San Diego Law Review

Library of Congress Authority File


Document Type



Involuntary commitment' for sexually violent predators became the law in California in 1996. This law, the Sexually Violent Predator Act, provides for a civil jury trial.! This trial is unique, since some of the procedural protections afforded a criminal defendant apply. For example, a unanimous jury must find, beyond a reasonable doubt, that the individual is a sexually violent predator.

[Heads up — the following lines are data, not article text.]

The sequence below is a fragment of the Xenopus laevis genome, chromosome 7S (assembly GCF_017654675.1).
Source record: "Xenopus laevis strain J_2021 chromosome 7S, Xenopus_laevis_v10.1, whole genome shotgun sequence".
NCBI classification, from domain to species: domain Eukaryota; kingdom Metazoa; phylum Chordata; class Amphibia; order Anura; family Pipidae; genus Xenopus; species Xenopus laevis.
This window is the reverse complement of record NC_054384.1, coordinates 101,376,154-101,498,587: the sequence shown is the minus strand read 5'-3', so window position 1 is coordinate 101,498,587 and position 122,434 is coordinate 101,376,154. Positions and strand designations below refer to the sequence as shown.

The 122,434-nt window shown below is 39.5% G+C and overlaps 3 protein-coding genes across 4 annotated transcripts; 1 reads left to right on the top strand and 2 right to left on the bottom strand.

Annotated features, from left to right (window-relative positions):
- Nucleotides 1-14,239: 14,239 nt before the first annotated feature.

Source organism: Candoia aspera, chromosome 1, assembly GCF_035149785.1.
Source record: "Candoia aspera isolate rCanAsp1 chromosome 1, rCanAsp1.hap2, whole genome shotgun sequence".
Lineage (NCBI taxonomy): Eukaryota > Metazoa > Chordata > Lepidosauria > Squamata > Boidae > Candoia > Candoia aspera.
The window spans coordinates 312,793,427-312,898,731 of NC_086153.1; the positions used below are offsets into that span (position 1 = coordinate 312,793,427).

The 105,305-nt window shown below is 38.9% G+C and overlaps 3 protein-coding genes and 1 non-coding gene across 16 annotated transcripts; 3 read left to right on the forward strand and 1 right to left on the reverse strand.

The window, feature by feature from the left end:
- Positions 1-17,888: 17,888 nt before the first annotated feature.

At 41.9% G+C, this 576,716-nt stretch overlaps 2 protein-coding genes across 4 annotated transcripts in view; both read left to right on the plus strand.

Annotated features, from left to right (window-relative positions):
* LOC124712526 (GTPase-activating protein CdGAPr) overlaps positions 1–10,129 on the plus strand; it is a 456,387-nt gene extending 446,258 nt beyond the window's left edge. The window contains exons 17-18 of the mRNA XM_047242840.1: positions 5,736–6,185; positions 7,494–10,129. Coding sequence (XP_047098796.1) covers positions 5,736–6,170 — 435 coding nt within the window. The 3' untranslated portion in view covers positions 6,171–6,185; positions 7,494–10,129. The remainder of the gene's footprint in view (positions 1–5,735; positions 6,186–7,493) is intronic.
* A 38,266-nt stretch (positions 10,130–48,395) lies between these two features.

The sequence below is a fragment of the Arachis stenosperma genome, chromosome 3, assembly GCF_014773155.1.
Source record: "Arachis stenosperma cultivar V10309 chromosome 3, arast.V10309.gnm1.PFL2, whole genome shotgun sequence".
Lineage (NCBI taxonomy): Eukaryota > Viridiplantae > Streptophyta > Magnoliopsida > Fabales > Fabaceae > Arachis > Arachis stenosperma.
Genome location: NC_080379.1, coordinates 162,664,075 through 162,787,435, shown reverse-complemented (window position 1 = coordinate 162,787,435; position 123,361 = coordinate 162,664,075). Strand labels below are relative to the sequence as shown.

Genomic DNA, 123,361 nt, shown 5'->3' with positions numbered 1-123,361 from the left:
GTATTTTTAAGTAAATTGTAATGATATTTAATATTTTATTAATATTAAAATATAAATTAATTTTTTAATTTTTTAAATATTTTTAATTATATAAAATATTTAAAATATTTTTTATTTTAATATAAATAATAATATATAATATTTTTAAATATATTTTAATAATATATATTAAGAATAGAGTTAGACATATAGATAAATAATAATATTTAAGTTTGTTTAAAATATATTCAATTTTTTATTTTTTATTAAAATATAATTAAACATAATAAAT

The Act provides for the treatment of the individual if committed, and carefully crafts the procedures for the mental health evaluation and review process. Unfortunately, the part of the statute that provides for the civil trial is not as tightly drafted. Consequently, it is subject to some internal inconsistencies requiring clarification and statutory interpretation. This Article will address several problems in this area with specific recommendations to resolve those issues and clarify what elements should be subject to proof at trial. However, before any attempt to interpret the law is undertaken, the historical roots of the Sexually Violent Predator Act must be explored as an aid to that interpretation. The Act was enacted due to a profoundly serious problem of such magnitude that, prior to its legislation, three related federal statutes were enacted.